On request, they also work with the Reporters Club, supplying photos to budding journalists.

These skills empower the student to create better photos, not just snaps from an automatic camera. They are then able to continue with their editing skills at home on their own family photos.

Interact @ SCIS Pudong

Interact is one of the longest running and most popular extracurricular activities at SCIS Pudong. Associated with the Rotary Club, the purpose of Interact is to promote student involvement in community and international service. The students have assisted in water development projects in China, engaged in Habitat for Humanity projects in Cambodia and are now involved in building a learning center for orphaned children near Shanghai.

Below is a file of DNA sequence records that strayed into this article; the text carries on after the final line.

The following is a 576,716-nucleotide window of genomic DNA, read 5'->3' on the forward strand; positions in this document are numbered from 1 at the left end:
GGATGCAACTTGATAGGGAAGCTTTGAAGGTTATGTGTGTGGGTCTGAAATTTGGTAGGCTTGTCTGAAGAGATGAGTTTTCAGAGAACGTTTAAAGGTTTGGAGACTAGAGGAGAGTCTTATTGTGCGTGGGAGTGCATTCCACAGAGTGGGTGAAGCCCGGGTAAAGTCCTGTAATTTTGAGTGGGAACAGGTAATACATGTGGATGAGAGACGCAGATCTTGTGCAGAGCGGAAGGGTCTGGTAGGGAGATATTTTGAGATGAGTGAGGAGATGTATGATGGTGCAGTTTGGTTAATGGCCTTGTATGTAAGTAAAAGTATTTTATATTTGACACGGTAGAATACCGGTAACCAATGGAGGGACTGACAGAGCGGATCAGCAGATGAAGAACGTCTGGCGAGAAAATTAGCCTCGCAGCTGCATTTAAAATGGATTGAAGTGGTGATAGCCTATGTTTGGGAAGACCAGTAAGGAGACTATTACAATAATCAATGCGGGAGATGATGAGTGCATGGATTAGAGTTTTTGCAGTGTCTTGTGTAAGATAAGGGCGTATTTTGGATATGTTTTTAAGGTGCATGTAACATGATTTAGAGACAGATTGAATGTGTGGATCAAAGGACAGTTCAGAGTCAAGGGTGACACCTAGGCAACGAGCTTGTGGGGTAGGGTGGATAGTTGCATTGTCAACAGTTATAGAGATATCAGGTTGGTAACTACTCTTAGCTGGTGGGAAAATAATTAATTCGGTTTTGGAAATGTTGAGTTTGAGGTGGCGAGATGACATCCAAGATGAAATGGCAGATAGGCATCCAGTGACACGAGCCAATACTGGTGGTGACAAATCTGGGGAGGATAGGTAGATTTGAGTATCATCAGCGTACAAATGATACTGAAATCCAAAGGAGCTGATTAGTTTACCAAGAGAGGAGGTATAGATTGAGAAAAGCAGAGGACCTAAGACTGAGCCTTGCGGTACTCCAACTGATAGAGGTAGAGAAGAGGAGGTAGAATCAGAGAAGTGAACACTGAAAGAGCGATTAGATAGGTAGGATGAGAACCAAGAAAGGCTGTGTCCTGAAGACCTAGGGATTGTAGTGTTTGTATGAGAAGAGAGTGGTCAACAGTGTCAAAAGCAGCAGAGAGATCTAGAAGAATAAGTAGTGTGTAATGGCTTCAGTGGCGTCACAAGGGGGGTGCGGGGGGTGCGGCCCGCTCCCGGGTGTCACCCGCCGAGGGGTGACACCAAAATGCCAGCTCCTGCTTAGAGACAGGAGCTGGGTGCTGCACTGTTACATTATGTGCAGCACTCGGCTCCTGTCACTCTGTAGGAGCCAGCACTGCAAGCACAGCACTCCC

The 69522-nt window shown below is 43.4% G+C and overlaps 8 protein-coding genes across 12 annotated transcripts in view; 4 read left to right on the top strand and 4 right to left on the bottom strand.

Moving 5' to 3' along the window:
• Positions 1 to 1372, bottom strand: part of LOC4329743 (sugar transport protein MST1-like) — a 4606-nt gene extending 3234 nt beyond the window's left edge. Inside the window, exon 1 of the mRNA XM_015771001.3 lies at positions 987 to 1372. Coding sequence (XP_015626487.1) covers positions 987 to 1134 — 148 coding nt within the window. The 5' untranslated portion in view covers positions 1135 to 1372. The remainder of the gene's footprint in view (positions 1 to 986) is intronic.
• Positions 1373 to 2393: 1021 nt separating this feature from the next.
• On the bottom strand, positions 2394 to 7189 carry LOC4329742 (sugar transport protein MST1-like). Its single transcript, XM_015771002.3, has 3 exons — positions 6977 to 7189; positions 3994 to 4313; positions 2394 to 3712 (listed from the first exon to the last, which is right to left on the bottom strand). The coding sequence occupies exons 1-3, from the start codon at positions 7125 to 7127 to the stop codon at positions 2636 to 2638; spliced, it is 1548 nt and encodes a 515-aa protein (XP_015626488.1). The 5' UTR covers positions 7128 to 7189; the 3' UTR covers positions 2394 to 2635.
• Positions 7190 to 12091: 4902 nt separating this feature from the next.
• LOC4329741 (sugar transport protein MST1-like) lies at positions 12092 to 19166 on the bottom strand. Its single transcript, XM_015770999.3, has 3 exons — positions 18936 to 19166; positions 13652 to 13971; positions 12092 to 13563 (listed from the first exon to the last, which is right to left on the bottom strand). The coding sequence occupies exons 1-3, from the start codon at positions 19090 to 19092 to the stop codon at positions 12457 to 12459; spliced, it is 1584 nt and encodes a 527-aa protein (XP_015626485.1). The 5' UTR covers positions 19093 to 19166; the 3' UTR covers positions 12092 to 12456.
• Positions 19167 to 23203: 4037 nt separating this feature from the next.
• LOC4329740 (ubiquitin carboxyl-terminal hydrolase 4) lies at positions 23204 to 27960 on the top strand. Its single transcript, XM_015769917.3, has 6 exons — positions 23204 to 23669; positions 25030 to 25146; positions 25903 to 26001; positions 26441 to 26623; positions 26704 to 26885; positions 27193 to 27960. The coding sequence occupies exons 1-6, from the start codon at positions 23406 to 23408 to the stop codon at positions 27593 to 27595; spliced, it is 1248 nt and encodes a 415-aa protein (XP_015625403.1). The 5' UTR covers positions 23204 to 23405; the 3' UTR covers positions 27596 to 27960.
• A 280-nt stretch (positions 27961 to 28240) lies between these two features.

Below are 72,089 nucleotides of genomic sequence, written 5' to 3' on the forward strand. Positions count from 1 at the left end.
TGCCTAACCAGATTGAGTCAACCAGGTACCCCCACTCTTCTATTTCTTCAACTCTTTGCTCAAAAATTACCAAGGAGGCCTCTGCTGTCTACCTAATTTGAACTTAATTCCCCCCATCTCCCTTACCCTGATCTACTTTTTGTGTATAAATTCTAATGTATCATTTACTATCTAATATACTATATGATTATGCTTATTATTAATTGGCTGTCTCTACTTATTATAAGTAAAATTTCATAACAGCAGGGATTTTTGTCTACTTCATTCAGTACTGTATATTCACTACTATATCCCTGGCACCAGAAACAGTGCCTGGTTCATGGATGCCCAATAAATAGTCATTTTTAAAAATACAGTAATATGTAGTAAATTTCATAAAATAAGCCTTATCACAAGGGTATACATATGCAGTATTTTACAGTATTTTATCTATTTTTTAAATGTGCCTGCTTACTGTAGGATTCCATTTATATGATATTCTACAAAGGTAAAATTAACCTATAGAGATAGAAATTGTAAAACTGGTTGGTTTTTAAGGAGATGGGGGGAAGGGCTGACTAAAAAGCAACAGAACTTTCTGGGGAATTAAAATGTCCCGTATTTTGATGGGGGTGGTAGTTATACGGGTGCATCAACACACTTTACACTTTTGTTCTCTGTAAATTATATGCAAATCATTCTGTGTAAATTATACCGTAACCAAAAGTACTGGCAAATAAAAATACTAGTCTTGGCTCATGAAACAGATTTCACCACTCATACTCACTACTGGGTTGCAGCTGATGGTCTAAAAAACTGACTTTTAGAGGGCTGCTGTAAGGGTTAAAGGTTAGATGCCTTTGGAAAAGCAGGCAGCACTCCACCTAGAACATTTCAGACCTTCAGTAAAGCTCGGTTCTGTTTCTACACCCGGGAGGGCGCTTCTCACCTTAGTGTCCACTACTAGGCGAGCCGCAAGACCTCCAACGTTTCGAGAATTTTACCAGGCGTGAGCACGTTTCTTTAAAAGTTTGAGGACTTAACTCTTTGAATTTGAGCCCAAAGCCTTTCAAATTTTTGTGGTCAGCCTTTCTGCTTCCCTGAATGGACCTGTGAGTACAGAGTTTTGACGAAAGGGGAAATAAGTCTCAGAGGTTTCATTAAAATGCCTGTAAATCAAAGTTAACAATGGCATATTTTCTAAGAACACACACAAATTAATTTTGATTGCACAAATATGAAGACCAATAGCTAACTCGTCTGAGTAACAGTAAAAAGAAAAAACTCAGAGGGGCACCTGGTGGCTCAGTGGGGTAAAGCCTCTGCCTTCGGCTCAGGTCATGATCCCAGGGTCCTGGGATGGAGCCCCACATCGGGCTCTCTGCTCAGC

There is much involved beyond the actual projects as students attend planning meetings, organize fund-raising events and promote their cause to the school community. The students' efforts have been recognized at Shanghai Rotary Club meetings when students presented their work to the delegates.